by Piet Coetzer

Zuma and the turncoats

Five years ago, the ANCYL helped Zuma to oust Mbeki as leader.

Turncoats
turncoat.jpg

When the ANC Youth League (ANCYL) recently heaped glowing congratulations and adulation on the head of ex-president Thabo Mbeki on the occasion of his 70th birthday, president Jacob Zuma could be forgiven if the term “turncoats” came to his mind. Five years ago, the ANCYL helped Zuma to oust Mbeki as leader. Now it is Zuma's birthday that’s been forgotten. 


Wikipedia tells us that a turncoat “is a person who shifts allegiance from one loyalty or ideal to another, betraying or deserting an original cause by switching to the opposing side or party. In political and social history, this is distinct from being a traitor, as the switch mostly takes place under the following circumstances:

In groups, often driven by one or more leaders and When the former cause driving and benefitting the person becomes unviable or too fraught with danger.”

Origin

There are various theories about the origin of the term but the most common explanation traces it back to a legendary duke of Saxony by the name of Emmanuel.

Historians are not sure when he was born or died but are sure he lived at a time when France and Germany were permanently at one another’s throats – probably sometime during the ninth or 10th century.

With Saxony’s dominions bordering both countries, relationships could, at times, become complicated for Emmanuel. Legend has it that he had a coat made for himself that was blue on one side and white on the other. White on the one side for the French and blue on the other for the Germans.

Expediency determined which colour would be worn on the outside. This practice earned him the nickname Emmanuel the Turncoat.

 

Another story mentioned as a possible origin for the term by some sources, and one to which President Zuma can probably more closely relate in the run up to the end of the year ANC elective congress, comes from the English Civil War in the 16thcentury.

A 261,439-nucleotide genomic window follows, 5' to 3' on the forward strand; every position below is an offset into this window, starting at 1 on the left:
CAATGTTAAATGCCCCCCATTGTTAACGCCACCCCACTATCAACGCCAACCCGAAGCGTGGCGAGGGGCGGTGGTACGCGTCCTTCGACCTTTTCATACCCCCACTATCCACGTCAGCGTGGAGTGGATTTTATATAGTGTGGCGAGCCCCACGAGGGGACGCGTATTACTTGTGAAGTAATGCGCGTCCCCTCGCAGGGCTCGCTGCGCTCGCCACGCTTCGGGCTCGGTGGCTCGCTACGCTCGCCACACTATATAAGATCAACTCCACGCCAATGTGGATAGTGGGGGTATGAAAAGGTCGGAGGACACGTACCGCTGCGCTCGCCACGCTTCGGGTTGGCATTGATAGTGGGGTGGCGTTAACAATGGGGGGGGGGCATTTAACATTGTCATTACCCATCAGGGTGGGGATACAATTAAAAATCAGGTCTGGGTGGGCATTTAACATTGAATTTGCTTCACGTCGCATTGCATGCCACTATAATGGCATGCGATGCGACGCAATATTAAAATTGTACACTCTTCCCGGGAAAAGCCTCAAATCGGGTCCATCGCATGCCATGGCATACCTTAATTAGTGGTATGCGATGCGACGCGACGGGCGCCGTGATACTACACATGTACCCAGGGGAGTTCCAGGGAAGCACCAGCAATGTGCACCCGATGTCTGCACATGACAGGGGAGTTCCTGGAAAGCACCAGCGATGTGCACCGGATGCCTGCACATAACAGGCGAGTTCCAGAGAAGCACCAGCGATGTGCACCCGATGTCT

It was a time of unparalleled brutality across the British Isles. The conflict pitted fathers against sons, tore families apart and divided many communities for generations.

In the battle for Corfe Castle, where the royal army was under siege, the parliamentary force under the command of one Colonel Bingham had the simple, yet brilliant, idea of turning their coats inside out.

The linings of their uniforms were in Royalist colours and the castle’s defenders were tricked into believing they had been relieved. Parliamentary troops thus breached the walls, gained entry to the keep and captured the castle.


However, the first appearance of the term 'turncoat' precedes the battle of Corfe Castle in 1572. It already appeared in the 1570 edition of the Oxford English Dictionary.

Against this background the website Vaguely Interesting says about the term 'turncoat' that “A definitive etymology is impossible, but it is more likely that the word was employed to describe anyone who hid their allegiances by turning their coat inside out and thus hiding their party colours or heraldic badges.”

Beware of traps

But, as now disgraced ex-ANCYL leader Julius Malema can testify, turncoats should be careful not to make boo-boos when they turn their coats against Jacob Zuma. They might just end up walking into a booby-trap.

The word ,’booby' derives from the Spanish word bobo, which means 'stupid'. The root of the Spanish word, in turn, is the Latin word balbus, which means stuttering. The ancient Romans considered stammering to be a sign of stupidity.


The word 'booby' appeared in the English language as early as 1599. There is also an old English expression dating back to the 17th century that a "booby will never make a hawk", meaning that a bird that allows itself to be so easily duped will never itself become a bird of prey.

According to the Phrase Finder, booby-trap’s origins can be traced to a sailing background. “In need of a bit of dietary variety, sailors would set up a simple rope noose on the decks of their ships baited with bread or stale biscuits. Passing sea-birds, like boobies would land on deck seeking rest or shelter and be lured and caught in the rope, hence booby-trap.”

Migrating from the world of bored sailors, the word booby-trap entered everyday life as an alternative term for a practical joke by the mid 19th century. The original meaning in everyday use was similar to the notion of an April Fool, that is the joke was such that only a naive 'booby' would fall for it.


Among the descriptions of booby-traps in literature, hinting at things to come later, is the setting up of a container of water on top of a door left ajar to give the person opening it a surprise shower.

During World War I, the term acquired a more sinister meaning in a military context. Traps that could, and were, intended to kill were set up all over terrain through which the enemy might move. These traps also became known as booby-traps.


The term can also be used, especially in the context of political or other power struggles, in a more figurative sense. And, as Malema discovered, if you lose such a battle you might end up with a booby-prize or even nothing to show for your trouble but trouble itself.


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